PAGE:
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BOOK REVIEW

Planetary Realignment

Sherman Suter

The Late Devonian Mass Extinction: the Frasnian/Famennian Crisis. George R. McGhee, Jr. xiii + 303 pp. Columbia University Press, 1996. $29 paper.

Five major mass extinctions stand out in plots of the number of families (or genera) through Phanerozoic time (the past 550 million years). These crisis intervals occur rapidly and are marked by substantial drops in global biodiversity and broad taxonomic impact. The temporal and geographical patterns of extinction, potential causes, and evolutionary consequences are topics of considerable interest. Several recent books on the end-Cretaceous episode (the smallest of the five) continue the debates about the disappearance of the dinosaurs and the effects of an asteroid impact 65 million years ago. The end-Permian mass extinction (the most severe in the history of life) and its dramatic impact are considered in an earlier volume of Columbia University Press's Critical Moments in Paleobiology series. Now George McGhee has provided an excellent synthesis of one of the less widely known of the "big five" crises: that of the Late Devonian.

About 365 million years ago, 22 percent of all families of marine animals (57 percent of the genera, and at least 75 percent of the species) disappeared between the two stages of the Late Devonian, the Frasnian (pronounced Franian) and Famennian. The recently evolved terrestrial plants and vertebrates also suffered significant extinctions. In 1969, Canadian paleontologist Digby McLaren suggested that an asteroid impact was the prime cause of this faunal turnover and destruction of ecosystems. McGhee supports the argument that extraterrestrial objects played a critical role in these extinctions. But rather than simply construct a case for a particular explanation, he uses careful field observations and hypothesis testing to present a thoughtful, thorough and engaging review of possible causes of the mass extinction.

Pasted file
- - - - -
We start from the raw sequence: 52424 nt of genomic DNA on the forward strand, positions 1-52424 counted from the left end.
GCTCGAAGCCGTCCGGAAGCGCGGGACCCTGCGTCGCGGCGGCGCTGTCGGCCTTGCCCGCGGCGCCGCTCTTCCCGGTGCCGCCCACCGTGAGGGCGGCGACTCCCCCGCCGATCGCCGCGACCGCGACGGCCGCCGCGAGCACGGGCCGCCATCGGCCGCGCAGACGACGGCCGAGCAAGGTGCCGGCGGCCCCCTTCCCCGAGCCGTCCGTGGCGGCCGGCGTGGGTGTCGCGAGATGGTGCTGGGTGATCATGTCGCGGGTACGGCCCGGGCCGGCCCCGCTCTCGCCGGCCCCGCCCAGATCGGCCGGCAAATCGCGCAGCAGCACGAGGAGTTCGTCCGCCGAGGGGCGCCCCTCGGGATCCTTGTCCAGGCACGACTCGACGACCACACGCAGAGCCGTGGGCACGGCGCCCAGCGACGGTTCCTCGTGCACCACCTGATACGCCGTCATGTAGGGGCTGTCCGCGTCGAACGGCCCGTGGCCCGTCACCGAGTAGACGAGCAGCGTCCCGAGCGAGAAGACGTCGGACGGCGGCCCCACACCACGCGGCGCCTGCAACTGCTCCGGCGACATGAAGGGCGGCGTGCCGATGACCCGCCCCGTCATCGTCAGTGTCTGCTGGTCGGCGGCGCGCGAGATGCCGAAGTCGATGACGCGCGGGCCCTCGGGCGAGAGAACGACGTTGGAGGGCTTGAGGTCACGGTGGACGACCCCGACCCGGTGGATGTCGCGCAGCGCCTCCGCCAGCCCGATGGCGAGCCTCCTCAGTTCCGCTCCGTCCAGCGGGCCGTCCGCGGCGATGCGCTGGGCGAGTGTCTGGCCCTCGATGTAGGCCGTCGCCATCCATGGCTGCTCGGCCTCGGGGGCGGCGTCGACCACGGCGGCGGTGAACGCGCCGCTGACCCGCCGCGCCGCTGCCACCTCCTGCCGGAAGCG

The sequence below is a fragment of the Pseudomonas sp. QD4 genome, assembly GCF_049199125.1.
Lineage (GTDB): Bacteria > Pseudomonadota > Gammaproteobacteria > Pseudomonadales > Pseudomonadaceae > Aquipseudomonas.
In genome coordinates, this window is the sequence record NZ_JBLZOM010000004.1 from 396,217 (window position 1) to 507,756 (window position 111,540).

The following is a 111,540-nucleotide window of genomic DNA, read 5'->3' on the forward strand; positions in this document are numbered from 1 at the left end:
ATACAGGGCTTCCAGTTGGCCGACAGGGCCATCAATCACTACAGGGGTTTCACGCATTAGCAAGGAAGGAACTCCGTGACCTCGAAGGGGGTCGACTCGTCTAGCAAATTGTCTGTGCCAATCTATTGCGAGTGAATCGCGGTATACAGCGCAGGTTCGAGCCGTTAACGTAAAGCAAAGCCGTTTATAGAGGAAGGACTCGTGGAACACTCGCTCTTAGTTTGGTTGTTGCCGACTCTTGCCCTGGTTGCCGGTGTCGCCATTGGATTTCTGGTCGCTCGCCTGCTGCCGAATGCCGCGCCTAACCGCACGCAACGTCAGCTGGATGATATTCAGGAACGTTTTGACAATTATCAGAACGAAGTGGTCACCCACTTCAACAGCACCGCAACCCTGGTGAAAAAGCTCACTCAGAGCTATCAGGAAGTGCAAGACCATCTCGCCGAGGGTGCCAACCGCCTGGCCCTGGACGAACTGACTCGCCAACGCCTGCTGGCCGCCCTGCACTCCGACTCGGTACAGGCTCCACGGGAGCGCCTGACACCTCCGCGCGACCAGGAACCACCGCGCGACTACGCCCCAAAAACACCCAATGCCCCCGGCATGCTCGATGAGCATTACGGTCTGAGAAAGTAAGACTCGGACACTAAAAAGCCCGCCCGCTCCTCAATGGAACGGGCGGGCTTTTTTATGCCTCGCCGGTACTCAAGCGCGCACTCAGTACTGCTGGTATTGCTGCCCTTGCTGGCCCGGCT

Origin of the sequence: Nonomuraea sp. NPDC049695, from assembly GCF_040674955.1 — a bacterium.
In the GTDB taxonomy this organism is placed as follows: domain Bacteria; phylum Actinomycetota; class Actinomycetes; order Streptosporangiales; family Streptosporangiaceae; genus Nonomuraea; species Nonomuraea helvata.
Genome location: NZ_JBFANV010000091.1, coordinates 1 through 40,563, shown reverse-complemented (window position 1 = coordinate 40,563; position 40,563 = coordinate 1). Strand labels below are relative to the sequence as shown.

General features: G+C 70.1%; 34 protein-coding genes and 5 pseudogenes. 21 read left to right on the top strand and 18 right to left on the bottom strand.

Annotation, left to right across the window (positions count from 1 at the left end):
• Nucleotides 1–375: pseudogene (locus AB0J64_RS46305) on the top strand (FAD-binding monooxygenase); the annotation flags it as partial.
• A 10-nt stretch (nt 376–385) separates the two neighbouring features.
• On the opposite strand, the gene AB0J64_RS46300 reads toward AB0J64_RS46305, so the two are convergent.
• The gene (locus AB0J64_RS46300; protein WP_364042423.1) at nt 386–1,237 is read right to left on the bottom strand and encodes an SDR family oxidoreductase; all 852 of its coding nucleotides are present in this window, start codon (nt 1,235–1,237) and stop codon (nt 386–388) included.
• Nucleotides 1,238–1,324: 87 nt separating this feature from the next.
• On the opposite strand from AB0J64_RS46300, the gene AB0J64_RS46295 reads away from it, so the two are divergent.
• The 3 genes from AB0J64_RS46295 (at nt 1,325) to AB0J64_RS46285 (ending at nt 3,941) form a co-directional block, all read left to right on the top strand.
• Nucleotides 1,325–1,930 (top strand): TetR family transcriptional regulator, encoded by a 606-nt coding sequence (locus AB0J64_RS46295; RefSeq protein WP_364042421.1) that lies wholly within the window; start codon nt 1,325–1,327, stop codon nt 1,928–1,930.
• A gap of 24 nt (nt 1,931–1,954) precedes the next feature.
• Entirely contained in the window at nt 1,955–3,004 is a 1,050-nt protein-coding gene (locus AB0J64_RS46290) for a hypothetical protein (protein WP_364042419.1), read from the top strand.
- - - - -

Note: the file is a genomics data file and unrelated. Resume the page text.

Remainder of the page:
After identifying the major Phanerozoic extinction events, McGhee focuses on the Devonian time scale and the biostratigraphic framework for determining when the extinctions took place. He next calculates the extinction intensities and magnitudes of the Late Devonian losses at different taxonomic levels. Addressing the duration of the mass extinction, he concludes that it consists of several distinct events through an interval of, at most, three million years.

Next, McGhee documents the breadth of the Late Devonian crisis by discussing the victims and survivors in each of the marine and terrestrial groups. He concludes that survivors generally represent more primitive or ancestral morphologies. The data are presented with the highest level of taxonomic and stratigraphic resolution currently available. Unfortunately, the degree of resolution varies among groups, which complicates comparisons of the magnitudes and timings of the losses of different taxa. To provide the environmental context of the extinctions, McGhee offers a concise historical summary of paleomagnetic and paleoecologic data and their application to reconstructions of Devonian paleogeography. Employing our current map of the Late Devonian world, McGhee identifies five ecological signals in the extinction data: global scope, greater extinction in equatorial regions, latitudinal compression of the ranges of low-latitude survivors, higher extinction in shallow-water marine environments, and more severe losses in marine than freshwater environments. He finds that factors such as the size of geographic ranges, trophic level and reproductive mode have no effects on survival. Because McGhee relies on apparent diversity patterns, his conclusions may be weakened by the little attention he gives to possible effects of preservational and sampling biases. These are of particular importance in evaluating extinction rates and claims of separate extinction events.